Building a Lasting Legacy: No Matter Who You Are Or Where You're FromOct 10, 2023
I recently attended the funeral of my wife’s 98-year-old grandmother. Raised in a small town in Idaho, she later raised her own family in a small town in Utah. While her story may seem insignificant in the grand scheme of things, to the many family and friends gathered to celebrate her life, she meant the world. She was a devoted, kind, and caring sister, mother, grandmother, disciple, and friend. Living through some of America's most difficult times—including the Great Depression and WWII—she remained one of the most positive and cheerful people I’ve ever met.
As I listened to people share their fond memories of her—showing love through delicious food and tireless service—a question popped into my head:
"What will my legacy be?"
So, that's the topic I want to explore today.
First off, what is a legacy?
A legacy is much more than what someone leaves behind; it's the lasting impact of that person’s actions on those around them and the world at large.
Enduring legacies are born out of selflessness. Many good things we enjoy today originated from the dedication and sacrifice of those who lived before us—individuals who lived for something beyond themselves.
When I think of legacy, the movie "It’s a Wonderful Life" comes to mind. The film continues to inspire people because it’s a narrative of self-sacrifice and legacy, as well as a cautionary tale against selfishness and greed.
In the movie, George Bailey continually forgoes his own dreams to help others. It appears, initially, that his sacrifices yield little reward. However, upon seeing what life would have been like without him, he learns to appreciate his impact.
Building a Legacy
As I consider this in my own life, I would like to offer a few ideas that have come to mind that could be helpful in building a legacy:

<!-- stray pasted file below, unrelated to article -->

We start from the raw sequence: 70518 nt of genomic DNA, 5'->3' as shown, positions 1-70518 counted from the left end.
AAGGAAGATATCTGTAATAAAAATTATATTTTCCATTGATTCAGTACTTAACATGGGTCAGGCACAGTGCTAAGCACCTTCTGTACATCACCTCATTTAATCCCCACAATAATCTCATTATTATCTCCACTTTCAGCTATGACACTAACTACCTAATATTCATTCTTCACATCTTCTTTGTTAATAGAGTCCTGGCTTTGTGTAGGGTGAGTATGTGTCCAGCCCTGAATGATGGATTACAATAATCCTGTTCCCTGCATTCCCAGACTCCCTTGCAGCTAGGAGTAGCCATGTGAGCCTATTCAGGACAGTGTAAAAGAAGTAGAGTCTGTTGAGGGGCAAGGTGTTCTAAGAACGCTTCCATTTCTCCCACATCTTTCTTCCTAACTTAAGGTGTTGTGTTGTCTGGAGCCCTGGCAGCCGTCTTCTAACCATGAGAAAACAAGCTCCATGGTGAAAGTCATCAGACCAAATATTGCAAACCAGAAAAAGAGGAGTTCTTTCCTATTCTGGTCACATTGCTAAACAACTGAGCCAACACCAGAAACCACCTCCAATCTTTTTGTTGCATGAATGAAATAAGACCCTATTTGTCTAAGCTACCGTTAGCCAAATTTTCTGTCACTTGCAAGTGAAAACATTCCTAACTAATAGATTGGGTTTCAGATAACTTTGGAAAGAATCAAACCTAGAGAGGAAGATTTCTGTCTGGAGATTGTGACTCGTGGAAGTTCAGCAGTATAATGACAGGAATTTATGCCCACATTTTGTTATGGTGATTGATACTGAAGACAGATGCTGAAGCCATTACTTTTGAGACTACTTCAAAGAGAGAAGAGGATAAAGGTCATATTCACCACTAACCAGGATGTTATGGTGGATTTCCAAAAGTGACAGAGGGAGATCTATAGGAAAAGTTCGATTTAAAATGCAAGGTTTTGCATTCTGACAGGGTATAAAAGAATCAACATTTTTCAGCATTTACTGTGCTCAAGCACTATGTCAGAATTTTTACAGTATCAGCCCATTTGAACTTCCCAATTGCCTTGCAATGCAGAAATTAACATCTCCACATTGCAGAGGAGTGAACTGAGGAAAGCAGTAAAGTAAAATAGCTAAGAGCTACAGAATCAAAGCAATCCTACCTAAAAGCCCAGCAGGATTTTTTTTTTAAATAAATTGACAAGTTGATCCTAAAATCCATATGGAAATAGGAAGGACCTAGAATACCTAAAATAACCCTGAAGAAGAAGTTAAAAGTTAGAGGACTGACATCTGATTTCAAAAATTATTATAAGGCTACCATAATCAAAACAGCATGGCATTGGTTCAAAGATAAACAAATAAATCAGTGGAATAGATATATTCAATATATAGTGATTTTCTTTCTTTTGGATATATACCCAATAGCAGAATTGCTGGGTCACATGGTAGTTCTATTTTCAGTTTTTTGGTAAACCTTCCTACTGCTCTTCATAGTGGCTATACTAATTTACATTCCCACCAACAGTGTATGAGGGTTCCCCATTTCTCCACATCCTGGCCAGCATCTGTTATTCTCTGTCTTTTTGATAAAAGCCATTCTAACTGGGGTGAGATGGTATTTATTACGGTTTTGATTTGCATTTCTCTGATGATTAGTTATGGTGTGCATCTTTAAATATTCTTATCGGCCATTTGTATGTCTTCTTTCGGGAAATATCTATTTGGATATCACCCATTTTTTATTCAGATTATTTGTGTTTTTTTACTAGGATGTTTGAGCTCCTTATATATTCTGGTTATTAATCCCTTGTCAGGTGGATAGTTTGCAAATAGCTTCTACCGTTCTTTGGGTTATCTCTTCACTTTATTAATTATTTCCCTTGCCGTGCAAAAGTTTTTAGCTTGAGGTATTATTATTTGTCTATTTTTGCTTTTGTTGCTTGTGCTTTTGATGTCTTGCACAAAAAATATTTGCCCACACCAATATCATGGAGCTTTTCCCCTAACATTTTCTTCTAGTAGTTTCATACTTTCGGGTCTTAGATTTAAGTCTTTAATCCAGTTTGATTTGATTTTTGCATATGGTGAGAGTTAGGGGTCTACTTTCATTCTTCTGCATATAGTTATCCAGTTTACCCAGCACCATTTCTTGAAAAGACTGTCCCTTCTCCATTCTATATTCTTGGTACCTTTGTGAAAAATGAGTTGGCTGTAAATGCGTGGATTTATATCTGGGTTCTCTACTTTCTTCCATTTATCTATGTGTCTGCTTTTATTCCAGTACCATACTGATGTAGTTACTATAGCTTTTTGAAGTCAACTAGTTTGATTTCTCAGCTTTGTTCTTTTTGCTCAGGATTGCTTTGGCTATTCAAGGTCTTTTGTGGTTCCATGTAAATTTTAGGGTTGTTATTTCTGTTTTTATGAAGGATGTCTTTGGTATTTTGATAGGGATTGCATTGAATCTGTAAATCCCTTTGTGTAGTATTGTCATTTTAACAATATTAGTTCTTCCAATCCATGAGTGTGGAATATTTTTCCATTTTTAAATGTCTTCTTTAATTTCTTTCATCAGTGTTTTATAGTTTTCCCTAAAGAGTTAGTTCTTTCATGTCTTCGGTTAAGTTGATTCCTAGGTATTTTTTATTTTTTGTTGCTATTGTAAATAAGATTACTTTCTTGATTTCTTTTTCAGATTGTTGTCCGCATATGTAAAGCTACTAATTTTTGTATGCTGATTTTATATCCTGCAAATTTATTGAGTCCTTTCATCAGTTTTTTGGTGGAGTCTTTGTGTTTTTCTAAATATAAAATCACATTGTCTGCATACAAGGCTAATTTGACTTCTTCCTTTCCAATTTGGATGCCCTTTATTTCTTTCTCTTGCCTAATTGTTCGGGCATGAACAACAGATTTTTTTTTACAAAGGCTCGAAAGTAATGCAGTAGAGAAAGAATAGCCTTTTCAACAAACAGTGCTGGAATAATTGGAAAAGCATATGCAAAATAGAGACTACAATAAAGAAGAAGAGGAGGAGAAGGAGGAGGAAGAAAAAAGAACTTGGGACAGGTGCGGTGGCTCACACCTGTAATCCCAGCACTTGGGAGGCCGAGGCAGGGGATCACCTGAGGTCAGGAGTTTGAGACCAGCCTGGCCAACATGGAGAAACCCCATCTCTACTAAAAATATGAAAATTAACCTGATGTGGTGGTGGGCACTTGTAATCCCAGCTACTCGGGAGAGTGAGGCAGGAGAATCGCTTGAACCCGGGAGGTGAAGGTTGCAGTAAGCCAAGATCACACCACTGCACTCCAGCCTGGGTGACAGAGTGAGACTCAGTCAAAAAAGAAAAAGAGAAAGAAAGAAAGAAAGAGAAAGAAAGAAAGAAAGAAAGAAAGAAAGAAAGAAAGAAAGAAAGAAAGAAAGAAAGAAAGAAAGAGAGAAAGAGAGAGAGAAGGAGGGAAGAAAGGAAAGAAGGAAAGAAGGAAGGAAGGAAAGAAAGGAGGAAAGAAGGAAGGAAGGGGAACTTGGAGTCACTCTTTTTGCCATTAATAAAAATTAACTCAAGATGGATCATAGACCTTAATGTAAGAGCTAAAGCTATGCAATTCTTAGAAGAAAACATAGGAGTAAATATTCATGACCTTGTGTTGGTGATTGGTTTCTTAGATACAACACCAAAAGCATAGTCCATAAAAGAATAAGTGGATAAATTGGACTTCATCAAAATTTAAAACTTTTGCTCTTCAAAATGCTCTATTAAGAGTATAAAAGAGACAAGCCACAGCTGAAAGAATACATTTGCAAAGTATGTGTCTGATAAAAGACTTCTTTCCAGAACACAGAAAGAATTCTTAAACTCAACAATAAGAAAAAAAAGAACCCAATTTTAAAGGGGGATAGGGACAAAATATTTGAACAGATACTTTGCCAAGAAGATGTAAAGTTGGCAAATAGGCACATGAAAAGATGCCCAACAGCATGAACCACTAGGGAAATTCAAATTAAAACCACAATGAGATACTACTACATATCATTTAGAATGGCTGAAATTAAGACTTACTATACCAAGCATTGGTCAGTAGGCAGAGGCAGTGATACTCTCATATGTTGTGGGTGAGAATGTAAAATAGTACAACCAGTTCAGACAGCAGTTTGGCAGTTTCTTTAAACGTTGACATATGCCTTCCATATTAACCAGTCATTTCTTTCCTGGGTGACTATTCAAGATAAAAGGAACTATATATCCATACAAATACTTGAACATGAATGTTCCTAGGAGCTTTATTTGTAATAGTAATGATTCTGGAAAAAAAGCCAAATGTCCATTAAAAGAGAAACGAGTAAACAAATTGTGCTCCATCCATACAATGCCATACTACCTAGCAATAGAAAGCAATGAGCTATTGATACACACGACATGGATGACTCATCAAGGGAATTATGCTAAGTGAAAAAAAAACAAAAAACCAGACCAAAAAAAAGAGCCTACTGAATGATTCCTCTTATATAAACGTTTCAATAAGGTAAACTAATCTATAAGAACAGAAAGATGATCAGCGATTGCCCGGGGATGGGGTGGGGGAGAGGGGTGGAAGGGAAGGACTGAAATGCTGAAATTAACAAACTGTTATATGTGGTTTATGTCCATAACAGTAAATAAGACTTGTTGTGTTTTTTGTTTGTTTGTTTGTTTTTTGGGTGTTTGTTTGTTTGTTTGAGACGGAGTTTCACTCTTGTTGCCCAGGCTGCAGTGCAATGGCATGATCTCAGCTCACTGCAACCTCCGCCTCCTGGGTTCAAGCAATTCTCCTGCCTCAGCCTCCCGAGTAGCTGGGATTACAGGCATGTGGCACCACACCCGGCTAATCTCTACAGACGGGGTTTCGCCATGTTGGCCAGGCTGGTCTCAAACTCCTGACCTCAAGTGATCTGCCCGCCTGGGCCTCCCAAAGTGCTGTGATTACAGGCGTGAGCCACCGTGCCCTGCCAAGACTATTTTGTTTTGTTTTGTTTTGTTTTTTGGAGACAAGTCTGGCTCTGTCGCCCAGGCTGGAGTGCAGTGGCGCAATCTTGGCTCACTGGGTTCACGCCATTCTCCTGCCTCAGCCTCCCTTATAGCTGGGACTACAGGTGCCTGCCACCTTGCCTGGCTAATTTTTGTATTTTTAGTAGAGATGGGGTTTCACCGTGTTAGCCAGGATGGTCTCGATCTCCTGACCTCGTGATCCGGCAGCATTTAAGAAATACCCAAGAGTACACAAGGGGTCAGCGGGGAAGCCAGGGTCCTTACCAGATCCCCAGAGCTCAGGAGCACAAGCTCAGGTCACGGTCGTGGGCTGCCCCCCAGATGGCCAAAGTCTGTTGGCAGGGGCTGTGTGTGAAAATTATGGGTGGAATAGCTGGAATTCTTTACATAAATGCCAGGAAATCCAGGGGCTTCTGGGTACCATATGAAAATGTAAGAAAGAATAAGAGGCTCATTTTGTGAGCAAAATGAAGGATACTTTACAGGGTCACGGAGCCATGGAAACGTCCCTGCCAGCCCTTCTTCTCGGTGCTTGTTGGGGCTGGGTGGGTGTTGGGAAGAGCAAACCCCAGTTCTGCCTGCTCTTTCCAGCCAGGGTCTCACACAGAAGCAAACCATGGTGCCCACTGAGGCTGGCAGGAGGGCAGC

Focus On What Matters
This should be easy, right? But it’s not. The world seems like it’s been designed intentionally to distract us. To combat this ever-present onslaught of distractions, the best thing we can do is to focus on what really matters—PEOPLE. In the end, our greatest legacy will live on in the people we serve. Our family, our friends, our neighbors, our clients, our community, our countrymen, and mankind. Don’t take it from me; take it from a man who left one of the greatest legacies in history. As Gandhi said, “The best way to find yourself is to lose yourself in the service of others.”
I’ve heard it said that our fears actually point us in the direction we should go. The longer I live, the more evidence I find to support this idea. The obstacle is often THE way. The path of least resistance, it seems, does not lead to much of anything except regret. So I would encourage you to dare greatly when it comes to your dreams. It may not turn out the way you expected, but it will always be better than spending your life wishing and wondering.
To study deeply is more than just to read about something. It’s about diving deep into what excites you. It’s about learning all you can and applying it in your life. To study deeply is to develop more than a surface-level understanding; it’s about wrestling with an idea or subject until it becomes a part of you. The most important part of studying deeply is that you always remain the student—always learning and never learned.
A line my wife’s grandmother wrote in a letter to her son, who was having a hard time living away from home, said, “A man never went blind by looking on the bright side of life.” When we begin every day, and everything we do, with an attitude of gratitude, it always turns out better than it would otherwise.
These are just a few things that came to mind as I considered how to live more deliberately and build a legacy of contribution and impact.
I would love to hear what you would add to this list. What legacy do you want to build?
Before you answer that, here is a portion of a blog post Seth Godin wrote in tribute to Nelson Mandela soon after he passed away:
“For those that seek to make a change in the world, whether global or local, one lesson of his (Nelson Mandela’s) life is this:
You can make a difference.
You can stand up to insurmountable forces.
You can put up with far more than you think you can.
Your lever is far longer than you imagine it is, if you choose to use it.
If you don't require the journey to be easy or comfortable or safe, you can change the world”
It’s time to start living your best life!
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